Toxic Parts:
Flower Color:
  • flower color
meadows, woodlands, haybales

Time of Greatest Risk


Geographical Distribution

Buffel grass distribution - United States

Related Species

Buffel Grass

Cenchrus ciliaris

African Foxtail Grass, Dhaman Grass, Anjan Grass, Buffelgrass, Koluk Katai
5/ 10
Buffel grass (Cenchrus ciliaris, sometimes referred to as Pennisetum ciliare), is a fast-growing, tropical perennial bunchgrass. Buffel grass is native to Asia and many parts of Africa; it has been introduced to semi-arid regions worldwide for erosion control and use as a fodder. It is considered an invasive weed in Australia, southwestern United States, Mexico and Hawaii. Buffel grass grows in clumps which can form dense thickets. Buffel grass favours alkaline soils and within arid areas establishes best in pockets of high nutrients and moisture. It can look dramatically different depending on the time of the year. Leaves vary in color from yellowish to bluish-green.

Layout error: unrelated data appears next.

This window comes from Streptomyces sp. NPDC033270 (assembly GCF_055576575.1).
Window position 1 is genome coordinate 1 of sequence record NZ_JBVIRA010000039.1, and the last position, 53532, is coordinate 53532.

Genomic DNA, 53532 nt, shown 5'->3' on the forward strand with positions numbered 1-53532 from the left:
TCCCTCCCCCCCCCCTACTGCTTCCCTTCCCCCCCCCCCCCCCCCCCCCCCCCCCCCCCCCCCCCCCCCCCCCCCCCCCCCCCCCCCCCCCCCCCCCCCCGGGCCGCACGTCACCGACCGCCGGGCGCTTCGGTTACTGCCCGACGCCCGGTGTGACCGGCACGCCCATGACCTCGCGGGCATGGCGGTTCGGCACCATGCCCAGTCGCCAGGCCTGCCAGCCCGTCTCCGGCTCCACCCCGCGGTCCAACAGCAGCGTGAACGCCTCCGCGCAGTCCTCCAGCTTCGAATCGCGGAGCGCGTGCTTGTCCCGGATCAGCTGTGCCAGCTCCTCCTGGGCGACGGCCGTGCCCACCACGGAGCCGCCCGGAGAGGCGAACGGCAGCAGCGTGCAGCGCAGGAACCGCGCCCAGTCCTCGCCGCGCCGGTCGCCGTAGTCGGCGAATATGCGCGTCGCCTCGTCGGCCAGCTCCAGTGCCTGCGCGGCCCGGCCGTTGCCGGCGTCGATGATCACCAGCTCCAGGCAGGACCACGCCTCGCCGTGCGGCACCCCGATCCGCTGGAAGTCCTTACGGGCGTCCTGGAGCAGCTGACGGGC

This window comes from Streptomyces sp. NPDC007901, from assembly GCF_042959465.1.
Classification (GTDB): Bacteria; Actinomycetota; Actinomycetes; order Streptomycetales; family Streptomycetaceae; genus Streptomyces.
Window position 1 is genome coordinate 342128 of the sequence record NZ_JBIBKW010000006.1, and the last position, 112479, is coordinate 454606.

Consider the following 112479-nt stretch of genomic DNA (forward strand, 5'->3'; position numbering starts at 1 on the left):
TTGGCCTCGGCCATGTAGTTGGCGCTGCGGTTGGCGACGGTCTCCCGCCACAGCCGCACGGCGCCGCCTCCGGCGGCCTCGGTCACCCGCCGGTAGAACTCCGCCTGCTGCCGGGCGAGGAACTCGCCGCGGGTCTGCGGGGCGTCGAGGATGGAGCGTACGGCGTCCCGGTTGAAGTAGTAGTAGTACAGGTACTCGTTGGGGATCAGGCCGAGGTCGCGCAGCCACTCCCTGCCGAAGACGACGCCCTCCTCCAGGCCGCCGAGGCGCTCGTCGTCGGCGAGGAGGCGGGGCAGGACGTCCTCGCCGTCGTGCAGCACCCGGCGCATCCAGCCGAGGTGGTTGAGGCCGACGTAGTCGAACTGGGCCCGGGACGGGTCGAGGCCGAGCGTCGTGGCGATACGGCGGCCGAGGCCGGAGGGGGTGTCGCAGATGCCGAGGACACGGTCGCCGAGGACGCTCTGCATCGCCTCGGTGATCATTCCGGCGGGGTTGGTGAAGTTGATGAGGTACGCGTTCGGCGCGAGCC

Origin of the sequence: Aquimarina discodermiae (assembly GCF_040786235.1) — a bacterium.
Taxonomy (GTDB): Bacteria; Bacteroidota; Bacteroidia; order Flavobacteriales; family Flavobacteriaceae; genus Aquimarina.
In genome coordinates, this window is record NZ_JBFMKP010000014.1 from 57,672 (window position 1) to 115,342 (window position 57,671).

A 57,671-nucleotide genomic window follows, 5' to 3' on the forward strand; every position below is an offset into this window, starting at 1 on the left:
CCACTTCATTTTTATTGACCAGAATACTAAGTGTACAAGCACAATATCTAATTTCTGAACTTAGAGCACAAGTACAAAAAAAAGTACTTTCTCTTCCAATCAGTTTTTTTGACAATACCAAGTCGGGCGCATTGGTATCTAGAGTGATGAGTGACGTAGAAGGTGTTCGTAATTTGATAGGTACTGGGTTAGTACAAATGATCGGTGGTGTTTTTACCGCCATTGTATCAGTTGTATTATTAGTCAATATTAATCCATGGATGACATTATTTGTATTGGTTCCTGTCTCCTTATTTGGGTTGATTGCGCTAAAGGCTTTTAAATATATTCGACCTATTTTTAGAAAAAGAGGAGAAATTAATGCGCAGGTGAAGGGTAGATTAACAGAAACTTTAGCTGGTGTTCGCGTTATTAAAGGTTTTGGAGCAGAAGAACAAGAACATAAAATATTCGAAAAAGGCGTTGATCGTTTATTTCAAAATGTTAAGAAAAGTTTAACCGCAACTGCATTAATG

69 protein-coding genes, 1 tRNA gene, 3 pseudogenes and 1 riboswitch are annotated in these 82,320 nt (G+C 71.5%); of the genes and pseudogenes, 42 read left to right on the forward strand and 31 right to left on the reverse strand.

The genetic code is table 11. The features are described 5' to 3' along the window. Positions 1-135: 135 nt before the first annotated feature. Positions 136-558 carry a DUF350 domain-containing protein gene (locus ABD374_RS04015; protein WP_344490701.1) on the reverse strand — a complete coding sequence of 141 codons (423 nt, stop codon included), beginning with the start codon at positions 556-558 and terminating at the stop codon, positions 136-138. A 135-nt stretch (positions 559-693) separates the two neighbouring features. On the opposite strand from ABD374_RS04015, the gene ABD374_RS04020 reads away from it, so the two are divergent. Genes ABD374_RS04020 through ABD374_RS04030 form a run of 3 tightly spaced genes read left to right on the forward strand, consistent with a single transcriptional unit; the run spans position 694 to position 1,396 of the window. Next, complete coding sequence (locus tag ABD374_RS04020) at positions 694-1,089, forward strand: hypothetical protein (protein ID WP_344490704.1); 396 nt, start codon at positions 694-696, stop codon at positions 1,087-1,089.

Buffel grass attributes:
  • Stem: Ascendant to erect, and branching culms.
  • Leaves: Linear; green, blue green to grey-green; scabrous, mostly glabrous, sometimes hairy at the base.
  • Seedhead: Panicle; erect or nodding; straw, grey or purple-colored. Bristly, false spike 2-15 cm in length. Each bur-like fascicle has a single spikelet or cluster of 2-4 spikelets and are surrounded by an involucre of bristles of various lengths up to 16 mm in length; barbed bristles.
  • Roots: Deep, strong fibrous root system.
  • Look alikes:
Toxic components
Buffel grass is reported to contain 1 to 2% DM soluble oxalate levels, which may cause "big head" disease (Osteodystrophia fibrosa) in horses and hypocalcemia in grazing animals. This disease is most prevalent during the wet season when grass is young and lush.